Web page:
Color Me Fascinated
There are many fascinating aspects to being Black. That opening sentence barely captures the weight of the experience in my life. One fascinating aspect is that I know some of you will likely interpret that as negative, while others may not. I can’t say conclusively that it is one or the other, although I can say that I would not change it for myself. So, I am rather stuck with fascinating.
The condition of Blackness before I became aware of it. I can remember thoughts about it at the age of 3, and not really having a handle on the concept. I also remember conversations around me by multiple generations of my family, and not comprehending what they were talking about…or caring. I’m not sure when I began to grasp the concept of race. It was probably around the age of five. Even then, it was far from complete. I don’t think it is now.
Between the ages of 5 and 18, the idea is relatively stable. In fact, by the age of 18, I probably began to believe that my knowledge and awareness of the concept and the reality was fairly complete…like I thought about most things. But, like most things at that age, the understanding of the concept was far from complete. Going off to college just before the age of 18 was the beginning of seeing how little being Black was understood by people generally. In college I began to encounter numerous people who told me that they had never “actually met a Black person” before. (In their heads when they were saying it to me, they probably did not capitalize the word “Black”. I did it for them…and for you). The farther I travelled from home, the more people communicated to me their odd assumptions about Blackness. People ruminated on everything from my ability to swim, the manner of my expression, or my place of origin. When I travelled overseas, people wanted to touch me as if to prove to themselves that I was real. Yeah, that happened. A lot. I have travelled to where I was “exotic.”
When I came home, some years later, I met the woman who would become my mother-in-law. When she saw a picture of my mother, she described her as “exotic.” My mother was beautiful, yes. But, she was not exotic. My mother was from Ohio, and so is my mother-in-law. Incidentally, my mother in law is a writer, and a very good one. Her word choice represents a specific lack of understanding about something, rather than a lack of specificity about something understood. Understand?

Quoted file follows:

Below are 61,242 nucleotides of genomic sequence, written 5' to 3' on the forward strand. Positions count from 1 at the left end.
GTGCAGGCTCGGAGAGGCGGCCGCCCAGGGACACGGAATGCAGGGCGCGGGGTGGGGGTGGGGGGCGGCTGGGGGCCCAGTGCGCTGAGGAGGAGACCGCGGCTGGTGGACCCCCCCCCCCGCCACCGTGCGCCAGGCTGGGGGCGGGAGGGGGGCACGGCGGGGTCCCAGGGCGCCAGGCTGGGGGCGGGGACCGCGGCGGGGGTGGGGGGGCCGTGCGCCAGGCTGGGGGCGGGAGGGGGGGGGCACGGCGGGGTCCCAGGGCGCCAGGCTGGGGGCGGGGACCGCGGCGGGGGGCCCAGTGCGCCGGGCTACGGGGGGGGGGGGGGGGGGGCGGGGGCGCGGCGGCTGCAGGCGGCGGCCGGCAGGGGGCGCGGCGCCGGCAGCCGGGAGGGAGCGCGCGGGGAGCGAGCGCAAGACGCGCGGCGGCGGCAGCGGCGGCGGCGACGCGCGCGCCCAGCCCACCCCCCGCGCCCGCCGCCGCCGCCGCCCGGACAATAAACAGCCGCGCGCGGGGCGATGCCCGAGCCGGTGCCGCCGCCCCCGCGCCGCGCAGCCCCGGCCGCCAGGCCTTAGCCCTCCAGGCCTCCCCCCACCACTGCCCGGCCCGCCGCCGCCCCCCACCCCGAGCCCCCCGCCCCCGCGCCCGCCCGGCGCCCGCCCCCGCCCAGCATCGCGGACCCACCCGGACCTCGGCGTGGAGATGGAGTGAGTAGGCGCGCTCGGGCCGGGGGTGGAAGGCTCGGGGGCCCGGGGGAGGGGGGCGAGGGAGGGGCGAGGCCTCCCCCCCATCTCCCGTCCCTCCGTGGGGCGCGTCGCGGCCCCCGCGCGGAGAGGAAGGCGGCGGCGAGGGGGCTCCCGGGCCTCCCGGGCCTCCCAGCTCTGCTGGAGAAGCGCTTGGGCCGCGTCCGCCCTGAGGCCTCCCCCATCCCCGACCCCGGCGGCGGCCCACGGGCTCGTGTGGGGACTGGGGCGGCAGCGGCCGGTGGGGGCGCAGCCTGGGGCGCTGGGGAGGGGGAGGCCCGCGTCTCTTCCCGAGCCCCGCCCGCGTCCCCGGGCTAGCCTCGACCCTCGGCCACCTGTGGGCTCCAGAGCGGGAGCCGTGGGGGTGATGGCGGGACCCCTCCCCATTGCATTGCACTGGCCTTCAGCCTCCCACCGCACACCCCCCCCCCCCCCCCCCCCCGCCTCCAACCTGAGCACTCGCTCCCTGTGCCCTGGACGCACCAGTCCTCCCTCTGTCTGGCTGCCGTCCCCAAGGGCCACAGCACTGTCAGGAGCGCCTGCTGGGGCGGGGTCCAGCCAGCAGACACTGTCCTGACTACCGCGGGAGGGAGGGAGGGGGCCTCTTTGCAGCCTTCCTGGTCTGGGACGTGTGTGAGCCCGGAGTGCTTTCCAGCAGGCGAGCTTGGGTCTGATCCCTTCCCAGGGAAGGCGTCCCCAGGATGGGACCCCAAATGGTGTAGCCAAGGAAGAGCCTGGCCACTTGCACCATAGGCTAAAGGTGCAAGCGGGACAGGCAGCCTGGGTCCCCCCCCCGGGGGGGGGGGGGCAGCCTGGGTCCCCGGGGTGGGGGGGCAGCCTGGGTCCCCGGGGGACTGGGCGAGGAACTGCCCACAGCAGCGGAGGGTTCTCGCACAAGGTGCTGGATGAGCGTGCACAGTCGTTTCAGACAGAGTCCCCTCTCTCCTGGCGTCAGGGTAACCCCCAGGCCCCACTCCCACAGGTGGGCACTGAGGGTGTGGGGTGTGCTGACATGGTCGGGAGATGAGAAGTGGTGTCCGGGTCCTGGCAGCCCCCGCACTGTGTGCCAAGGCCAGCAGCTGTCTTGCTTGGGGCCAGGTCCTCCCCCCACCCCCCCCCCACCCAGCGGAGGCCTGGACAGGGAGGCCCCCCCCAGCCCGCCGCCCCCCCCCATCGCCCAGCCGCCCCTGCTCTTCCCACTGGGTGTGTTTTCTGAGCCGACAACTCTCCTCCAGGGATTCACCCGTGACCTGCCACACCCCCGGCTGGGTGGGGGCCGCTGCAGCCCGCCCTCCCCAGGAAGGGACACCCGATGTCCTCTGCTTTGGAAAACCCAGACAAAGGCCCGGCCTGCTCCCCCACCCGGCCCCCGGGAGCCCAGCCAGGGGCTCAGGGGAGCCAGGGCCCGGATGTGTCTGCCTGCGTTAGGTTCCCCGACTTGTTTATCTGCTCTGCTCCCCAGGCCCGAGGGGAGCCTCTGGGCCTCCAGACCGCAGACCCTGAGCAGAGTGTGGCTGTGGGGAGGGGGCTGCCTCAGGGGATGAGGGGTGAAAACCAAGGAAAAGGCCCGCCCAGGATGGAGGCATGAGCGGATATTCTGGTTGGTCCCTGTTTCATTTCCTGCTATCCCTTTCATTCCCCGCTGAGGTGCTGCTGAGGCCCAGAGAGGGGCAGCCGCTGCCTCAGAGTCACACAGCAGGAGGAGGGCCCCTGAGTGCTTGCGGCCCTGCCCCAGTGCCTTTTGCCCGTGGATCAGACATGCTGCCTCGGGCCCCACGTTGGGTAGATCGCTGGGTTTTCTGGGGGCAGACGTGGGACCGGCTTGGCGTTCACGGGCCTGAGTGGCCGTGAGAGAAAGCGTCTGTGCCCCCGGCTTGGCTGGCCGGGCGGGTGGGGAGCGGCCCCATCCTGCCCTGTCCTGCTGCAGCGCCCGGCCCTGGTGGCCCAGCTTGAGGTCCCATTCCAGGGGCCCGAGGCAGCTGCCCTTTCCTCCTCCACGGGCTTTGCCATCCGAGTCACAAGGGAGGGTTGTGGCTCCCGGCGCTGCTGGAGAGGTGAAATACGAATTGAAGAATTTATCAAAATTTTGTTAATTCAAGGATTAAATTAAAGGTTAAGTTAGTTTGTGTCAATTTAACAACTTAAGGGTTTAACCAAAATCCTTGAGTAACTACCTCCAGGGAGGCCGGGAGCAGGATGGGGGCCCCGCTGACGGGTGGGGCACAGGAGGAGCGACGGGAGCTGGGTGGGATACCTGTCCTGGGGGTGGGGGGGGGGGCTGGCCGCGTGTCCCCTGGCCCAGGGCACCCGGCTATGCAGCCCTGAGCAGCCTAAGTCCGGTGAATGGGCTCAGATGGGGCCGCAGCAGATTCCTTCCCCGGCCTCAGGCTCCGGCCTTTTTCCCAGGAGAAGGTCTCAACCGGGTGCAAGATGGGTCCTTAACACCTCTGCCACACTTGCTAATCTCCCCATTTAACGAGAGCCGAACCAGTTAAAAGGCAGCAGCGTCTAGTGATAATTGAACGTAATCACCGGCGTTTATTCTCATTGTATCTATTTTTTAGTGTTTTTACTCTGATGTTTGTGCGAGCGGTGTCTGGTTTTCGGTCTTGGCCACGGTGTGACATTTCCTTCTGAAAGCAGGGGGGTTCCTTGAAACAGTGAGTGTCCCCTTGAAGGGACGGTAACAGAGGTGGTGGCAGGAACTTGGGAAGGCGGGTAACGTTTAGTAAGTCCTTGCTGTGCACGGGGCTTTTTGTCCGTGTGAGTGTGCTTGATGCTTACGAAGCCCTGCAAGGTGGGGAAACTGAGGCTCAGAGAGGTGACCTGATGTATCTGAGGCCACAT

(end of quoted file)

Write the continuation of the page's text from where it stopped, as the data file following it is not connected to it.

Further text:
Adult life being Black adds further complexities. The knowledge and sophistication about myself has advanced, and it is blended with knowledge and experience of my country, and the world. The context of being Black expands into society. The significance tends to be as it applies to social realities more than it does with objective science. Race after all is a social construct. Among the myriad issues of adult experience Blackness are things like the issues of the history of slavery, and racist oppression, etc. These things tend not to have a great deal of significance or cause conflict among children, or even young adults when contemplated. However, when one enters the adult context, issues of money and power attach. The fascination with Blackness continues to evolve.
As a child in a racially diverse environment, being Black tends to be a ‘you’ thing. In the adult context, Blackness becomes an ‘us’ thing. It is not that non-Black people tend to claim Blackness. I have rarely seen that. What I tend to see is non-Black people declaring what Blackness is and is not. One truly fascinating aspect to this is that living it and experiencing it is complicated enough. Given that it is an invented thing, and not truly organic, it takes some experience to handle and understand. One’s sophistication with it evolves over a lifetime. And in the course of that, one sees people having the least experience with it proclaiming expertise over it.
In 2008, Rush Limbaugh referred to Barack Obama as “Half-rican American”. Rush is one of our national experts on Blackness. When Sherrod Brown ran for the Senate, Rush reached into his deep well of expertise about as Blackness and declared Sherrod Brown to be Black. You know, the name Sherrod must be a Black man. (Rush pronounced it sher-ROD). And now some of our national experts on Blackness are declaring Kamala Harris to be “phony”, not Black, and not a citizen. There is also discussion of how she may be Black, but she is not African American because her father, being Jamaican, has no historical association with American slavery. Fascinating! The concept of being African American is acquiring a quality of historical association with slavery…by necessity. As you see, Blackness is constantly evolving…if you ask White people. For those of you who are curious, or fascinated like me, Jamaica does have an association with slavery, and with Africans, and Kamala Harris was born in Oakland California…which is in America.
There was a time when Blackness in America involved an internal psychological struggle with personal connections to the condition of slavery. Some felt shame. I am not judging that, but I don’t agree with it. People can’t be blamed for the condition of slavery, in my view. But, the fascinating thing arising in our national culture now is the elevation of a connection to slavery as some sort of credit or positive status. Although still hovering around the outer edge of propriety, the arrow seems to be pointing inward to the center of appropriate status to be able to claim an association to enslaved ancestors for the purpose of validating standing atop a pillar of Blackness in American politics. I find this change truly…fascinating.
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